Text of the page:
Quay County Sun - Serving the High Plains

Turquoise pullout both sad and ironic


January 27, 2015

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QCS Managing Editor

Turquoise Health and Wellness’s pullout from New Mexico is sad and ironic.

Turquoise, a subsidiary of Lifewell Behavioral Wellness, of Phoenix, Arizona, was one of five Arizona behavioral health firms who rushed in at the state’s invitation to fill in the gap left when funds were cut off to 15 New Mexico-based behavioral counseling firms in 2013. The local firms, it was alleged, had overcharged in their billing for Medicaid program services.

Now a year and a half later, after their cries for more money were ignored, Turquoise and other Arizona firms called in by Sedonie Squier, secretary of the state’s Human Services Department, to rescue the state’s behavioral health programs are pulling out.

The firms’ adventure in New Mexico seems to be ending badly not only for the operations based in New Mexico, but for the parent organizations in Arizona that set up the shops in New Mexico.

The Arizona Republic reported in December that all of the parent firms of the New Mexico companies were hurting financially due to their New Mexico adventures, and the financial harm was affecting their service in Arizona, as well. Lifewell’s $3 million in loans gone sour to Turquoise were affecting service to Arizonans, too, the Republic and the Santa Fe New Mexican reported.

The saviors of New Mexico’s behavioral health system now need saving, and New Mexico is still faring poorly in behavioral health outcomes, according to a study done for the New Mexico’s Legislative Finance Committee.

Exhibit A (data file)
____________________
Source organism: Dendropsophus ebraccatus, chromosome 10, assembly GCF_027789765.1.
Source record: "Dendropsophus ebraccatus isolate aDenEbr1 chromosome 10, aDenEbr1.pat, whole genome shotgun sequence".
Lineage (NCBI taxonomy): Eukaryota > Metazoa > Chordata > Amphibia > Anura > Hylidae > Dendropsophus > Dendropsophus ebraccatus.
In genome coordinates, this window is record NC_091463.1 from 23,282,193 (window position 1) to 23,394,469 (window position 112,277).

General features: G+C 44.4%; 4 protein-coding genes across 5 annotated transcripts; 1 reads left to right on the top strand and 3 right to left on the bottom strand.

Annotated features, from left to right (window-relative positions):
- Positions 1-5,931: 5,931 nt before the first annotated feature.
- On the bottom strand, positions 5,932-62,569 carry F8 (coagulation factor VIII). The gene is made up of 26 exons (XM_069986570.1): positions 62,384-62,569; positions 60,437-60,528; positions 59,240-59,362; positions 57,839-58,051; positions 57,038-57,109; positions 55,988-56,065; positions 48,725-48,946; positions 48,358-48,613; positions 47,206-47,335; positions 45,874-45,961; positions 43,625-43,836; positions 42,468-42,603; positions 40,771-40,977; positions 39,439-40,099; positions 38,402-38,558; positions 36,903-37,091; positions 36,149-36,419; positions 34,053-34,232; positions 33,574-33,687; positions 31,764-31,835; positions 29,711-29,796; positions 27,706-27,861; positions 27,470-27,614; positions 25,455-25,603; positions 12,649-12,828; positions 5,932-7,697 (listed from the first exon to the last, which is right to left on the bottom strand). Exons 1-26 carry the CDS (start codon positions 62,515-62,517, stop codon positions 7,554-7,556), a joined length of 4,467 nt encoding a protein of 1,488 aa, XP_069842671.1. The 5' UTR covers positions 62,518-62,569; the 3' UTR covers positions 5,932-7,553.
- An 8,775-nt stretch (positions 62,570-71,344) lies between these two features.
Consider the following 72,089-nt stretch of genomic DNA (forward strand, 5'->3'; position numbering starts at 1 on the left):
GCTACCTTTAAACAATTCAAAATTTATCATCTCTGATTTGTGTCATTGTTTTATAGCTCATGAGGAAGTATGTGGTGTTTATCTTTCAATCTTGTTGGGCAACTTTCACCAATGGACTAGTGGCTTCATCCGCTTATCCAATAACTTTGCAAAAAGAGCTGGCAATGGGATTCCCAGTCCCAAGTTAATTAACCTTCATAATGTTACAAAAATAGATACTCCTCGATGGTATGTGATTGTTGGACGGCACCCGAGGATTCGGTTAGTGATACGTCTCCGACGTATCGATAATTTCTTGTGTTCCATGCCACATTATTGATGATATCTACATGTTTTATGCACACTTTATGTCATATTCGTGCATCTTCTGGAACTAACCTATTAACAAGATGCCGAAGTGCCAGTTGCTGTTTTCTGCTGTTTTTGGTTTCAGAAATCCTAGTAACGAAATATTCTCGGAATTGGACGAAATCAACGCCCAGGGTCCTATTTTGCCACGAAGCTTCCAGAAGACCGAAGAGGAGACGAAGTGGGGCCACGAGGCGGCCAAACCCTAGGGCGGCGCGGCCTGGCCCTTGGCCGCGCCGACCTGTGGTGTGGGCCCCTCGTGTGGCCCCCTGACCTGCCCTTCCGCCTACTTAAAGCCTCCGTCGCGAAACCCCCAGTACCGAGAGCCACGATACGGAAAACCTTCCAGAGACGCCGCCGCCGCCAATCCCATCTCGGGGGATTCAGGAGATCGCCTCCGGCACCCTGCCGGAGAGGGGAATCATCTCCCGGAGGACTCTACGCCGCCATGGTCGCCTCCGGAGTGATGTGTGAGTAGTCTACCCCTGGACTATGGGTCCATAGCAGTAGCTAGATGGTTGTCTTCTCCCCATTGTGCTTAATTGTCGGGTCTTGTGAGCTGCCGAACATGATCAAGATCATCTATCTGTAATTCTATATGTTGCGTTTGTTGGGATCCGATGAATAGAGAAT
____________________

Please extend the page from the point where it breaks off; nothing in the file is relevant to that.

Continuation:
The study said one of the reasons the state’s mental health infrastructure is in crisis is that the state’s Medicaid reimbursement rates don’t cover the cost of providing service, let alone profits.

This leads one to wonder if the locally based providers who were driven out had to overcharge in order to receive adequate compensation. Should HSD have done some self-examination instead?

For clients in New Mexico who receive treatment through these agencies, there will be yet another major disruption in service. These are people — many of them children — who are facing issues related to drug and alcohol abuse, domestic violence,and abuse and neglect.

Many are in court-ordered treatment plans for violent and disruptive behaviors. They now face yet another major interruption in service, and changes in providers that sometimes means starting all over again in building the trust that behavioral health treatment requires.

Mental Health Resources, a respected, long-time eastern New Mexico behavioral health provider, has announced it will be taking over behavioral health services from Turquoise in Curry, Roosevelt, Quay, De Baca and Harding counties, effective April 1. The firm’s executive director Chris Tokarski said his firm is “working very, very closely with Turquoise to ensure that any transition of care continues so that there is no disruption.”

It’s sad, however, that the state has brought much turmoil into behavioral health issues with such apparently disappointing results.

While we can question the motives for removing locally based firms, only to experience new failure with “outside” rescuers, we also see there is no choice but to keep on trying.

Steve Hansen is the managing editor at the Quay County Sun. He can be reached at [email protected]


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